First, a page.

If we construct simple scenarios with different price ranges, i.e., at $5, $10, $20, $30 and $40, with the Rupee dollar exchange rate of 73, and assume that Centre gives 50% of the vaccines for the states’ population, the vaccine expenditure for the rest 50% for various Indian states would be in the range of Rs 0.2 billion for Sikkim (if the vaccine is procured at $5 per dose) and Rs 671 billion for Uttar Pradesh (if the vaccine is procured at $40 per dose, Mr Ghosh said. “However, these represent extreme scenarios and the cost for each state will lie somewhere in between. If we map this scenario analysis with the budgeted FY22 total expenditure of 20 major states, at the highest price point, the vaccine procurement is 16% of the total expenditure for Bihar, 12% for states like Uttar Pradesh and Jharkhand. However, we reemphasize that this cost is an absolute must as even at highest vaccine price, the total vaccination cost at Rs 3.7 lakh crore is much lower than revenue loss at Rs 5.5 lakh crore assuming lockdown for states end mostly by June. Interestingly for some states, like UP & Bihar, the revenue loss is less than increase in expenditure at the highest price point,” he said. Also, the budgeted capital expenditure of Rs 8.8 lakh crore could see a significant rollback to balance revenue loss, further exacerbating GDP loss. Additionally, the payment though will be made in domestic rupee resources, it would possibly imply equivalent dollars from our reserves to make the payment!
However, such payments could potentially trigger a renewed interest of capital flows into India as investors will look through the huge benefits of such mass vaccination, Mr Ghosh said. “We recommend that States and Centre must chalk out a cold chain infrastructure system quickly while simultaneously targeting international vaccine manufacturers through advance purchase agreements. Meanwhile improving the local supply of Covaxin and using other vaccine producing units for dedicated COVID-19 vaccine manufacturing is a sine qua non. With states entering directly into contracts with global vaccine developers, it leads to increased competition among states. Poorer states with high population would not be able to vaccinate themselves quickly. Meanwhile richer states may have to pay a much steeper price given the global oligopolistic market. Our best hope remains that the vaccines in regulatory trials and phase II/III and III are successful and are authorized for emergency use and can be the best target for procurement by states (Refer annexure),” he said. “We also recommend that, Centre in coordination with states, should enter into deals with these companies so that we vaccinate a sizeable population. India should ideally follow the EU template in global vaccine procurement. Globally, the EU Commission jointly with a Joint Negotiation Team carries out the negotiations with vaccine suppliers.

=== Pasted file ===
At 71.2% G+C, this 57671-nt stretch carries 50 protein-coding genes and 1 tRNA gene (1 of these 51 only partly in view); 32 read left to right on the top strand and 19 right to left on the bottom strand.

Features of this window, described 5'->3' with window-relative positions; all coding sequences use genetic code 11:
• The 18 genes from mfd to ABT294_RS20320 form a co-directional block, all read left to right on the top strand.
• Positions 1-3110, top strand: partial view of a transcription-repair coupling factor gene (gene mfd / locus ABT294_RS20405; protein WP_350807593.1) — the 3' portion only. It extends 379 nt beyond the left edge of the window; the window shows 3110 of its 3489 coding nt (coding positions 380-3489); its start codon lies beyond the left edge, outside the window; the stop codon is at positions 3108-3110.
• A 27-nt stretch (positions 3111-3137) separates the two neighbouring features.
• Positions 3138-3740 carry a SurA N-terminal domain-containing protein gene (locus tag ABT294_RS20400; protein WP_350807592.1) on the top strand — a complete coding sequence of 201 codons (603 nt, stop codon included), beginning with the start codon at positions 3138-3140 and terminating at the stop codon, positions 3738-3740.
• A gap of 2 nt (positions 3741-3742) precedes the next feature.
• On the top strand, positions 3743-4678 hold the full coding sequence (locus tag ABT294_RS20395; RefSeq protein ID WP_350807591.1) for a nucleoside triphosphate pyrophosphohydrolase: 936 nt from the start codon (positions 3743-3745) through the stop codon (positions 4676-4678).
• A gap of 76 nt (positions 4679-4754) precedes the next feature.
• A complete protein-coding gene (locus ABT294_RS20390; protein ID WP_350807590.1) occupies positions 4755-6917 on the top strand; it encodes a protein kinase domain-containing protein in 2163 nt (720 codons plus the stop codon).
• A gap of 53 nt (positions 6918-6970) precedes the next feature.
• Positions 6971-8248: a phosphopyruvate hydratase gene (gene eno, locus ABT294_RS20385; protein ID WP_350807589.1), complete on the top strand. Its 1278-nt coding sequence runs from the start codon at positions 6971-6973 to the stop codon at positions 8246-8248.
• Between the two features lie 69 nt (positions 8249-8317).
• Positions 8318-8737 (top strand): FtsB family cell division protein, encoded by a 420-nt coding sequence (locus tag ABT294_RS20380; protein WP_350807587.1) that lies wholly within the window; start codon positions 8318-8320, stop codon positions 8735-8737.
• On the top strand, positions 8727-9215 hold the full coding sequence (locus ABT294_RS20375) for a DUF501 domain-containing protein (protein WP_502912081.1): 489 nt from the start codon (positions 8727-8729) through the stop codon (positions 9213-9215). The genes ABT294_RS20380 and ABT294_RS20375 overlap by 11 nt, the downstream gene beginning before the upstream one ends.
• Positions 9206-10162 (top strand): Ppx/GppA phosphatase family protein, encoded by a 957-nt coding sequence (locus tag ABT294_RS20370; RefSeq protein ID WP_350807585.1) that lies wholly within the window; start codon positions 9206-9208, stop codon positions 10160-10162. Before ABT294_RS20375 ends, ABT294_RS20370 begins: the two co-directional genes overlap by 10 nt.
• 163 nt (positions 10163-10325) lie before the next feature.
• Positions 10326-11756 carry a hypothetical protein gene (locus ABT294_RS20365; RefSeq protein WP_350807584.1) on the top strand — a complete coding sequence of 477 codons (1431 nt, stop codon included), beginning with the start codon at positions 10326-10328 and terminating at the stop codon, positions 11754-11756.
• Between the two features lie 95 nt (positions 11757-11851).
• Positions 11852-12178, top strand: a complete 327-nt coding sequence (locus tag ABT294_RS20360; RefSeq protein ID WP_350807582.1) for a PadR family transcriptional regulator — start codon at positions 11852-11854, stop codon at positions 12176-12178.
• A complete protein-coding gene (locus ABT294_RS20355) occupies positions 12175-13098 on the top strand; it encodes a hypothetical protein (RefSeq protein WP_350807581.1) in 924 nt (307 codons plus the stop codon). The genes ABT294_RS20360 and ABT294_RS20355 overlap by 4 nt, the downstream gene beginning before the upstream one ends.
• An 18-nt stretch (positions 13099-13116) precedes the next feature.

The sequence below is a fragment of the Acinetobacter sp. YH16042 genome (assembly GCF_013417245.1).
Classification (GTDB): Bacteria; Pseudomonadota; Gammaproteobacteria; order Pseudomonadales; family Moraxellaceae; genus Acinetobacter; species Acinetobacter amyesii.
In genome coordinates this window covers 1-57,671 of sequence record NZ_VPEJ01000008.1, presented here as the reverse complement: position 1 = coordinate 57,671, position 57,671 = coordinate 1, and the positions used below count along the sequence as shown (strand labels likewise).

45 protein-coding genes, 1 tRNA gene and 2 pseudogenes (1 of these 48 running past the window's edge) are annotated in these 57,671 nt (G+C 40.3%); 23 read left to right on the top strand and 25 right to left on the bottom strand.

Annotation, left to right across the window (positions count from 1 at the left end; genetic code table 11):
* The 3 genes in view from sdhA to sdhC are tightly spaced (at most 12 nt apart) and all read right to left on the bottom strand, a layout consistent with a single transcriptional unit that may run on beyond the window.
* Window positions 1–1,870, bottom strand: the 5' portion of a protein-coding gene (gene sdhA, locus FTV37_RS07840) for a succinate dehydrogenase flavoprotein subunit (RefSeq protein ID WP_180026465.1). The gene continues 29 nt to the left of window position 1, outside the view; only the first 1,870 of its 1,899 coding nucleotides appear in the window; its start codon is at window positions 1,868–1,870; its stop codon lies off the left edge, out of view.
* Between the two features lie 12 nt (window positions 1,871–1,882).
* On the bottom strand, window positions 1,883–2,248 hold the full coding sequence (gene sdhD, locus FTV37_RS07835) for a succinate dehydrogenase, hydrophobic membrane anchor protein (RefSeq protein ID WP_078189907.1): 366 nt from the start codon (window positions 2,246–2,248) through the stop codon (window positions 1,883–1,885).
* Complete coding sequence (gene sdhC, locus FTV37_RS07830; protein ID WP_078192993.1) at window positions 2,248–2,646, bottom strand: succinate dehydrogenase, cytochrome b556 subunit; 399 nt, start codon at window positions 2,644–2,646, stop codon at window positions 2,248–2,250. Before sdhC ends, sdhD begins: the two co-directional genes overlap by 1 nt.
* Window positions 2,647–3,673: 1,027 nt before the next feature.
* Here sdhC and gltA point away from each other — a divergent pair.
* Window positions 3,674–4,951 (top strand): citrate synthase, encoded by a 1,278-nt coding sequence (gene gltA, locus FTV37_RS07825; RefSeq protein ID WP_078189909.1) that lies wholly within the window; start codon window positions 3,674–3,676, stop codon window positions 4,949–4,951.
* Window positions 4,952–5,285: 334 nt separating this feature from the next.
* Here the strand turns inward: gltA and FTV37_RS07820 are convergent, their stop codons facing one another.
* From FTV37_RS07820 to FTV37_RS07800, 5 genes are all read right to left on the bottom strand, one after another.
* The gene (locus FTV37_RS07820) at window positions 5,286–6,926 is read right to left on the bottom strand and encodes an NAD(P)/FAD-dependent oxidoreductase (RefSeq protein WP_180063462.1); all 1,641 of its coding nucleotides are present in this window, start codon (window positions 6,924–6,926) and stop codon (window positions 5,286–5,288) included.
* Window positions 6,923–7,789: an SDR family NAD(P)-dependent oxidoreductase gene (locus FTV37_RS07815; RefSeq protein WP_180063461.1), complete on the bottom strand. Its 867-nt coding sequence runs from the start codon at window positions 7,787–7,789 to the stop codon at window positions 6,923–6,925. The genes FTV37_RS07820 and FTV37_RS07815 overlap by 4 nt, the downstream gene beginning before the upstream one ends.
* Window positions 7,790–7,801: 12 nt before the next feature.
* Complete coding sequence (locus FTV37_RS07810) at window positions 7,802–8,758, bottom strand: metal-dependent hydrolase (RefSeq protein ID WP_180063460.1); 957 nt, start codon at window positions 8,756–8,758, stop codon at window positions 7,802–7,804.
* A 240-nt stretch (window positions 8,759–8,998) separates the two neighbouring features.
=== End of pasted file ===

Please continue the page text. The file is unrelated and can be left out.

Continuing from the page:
The members of the Joint Negotiation Team – representing seven Member States – are appointed by a Steering Committee. The Steering Committee discusses and reviews all aspects of the Advanced Purchase Agreement (APA) contracts before signature. All EU Member States are represented in this Committee. All Member States have endorsed this approach, which is at the heart of the EU Vaccines Strategy,” Mr Ghosh said. “India has so far given 187 million doses but total vaccination/100 population is still at 13.8. However, if we consider the fact that EU had already entered into contracts for vaccine procurement well in advance, European countries have been able to vaccinate less than 50% of their population, it seems that vaccination drive might pick up pace once the supply becomes streamlined from July and India needs to move quickly if it wants to vaccinate its adult population by the end of this year,” he added.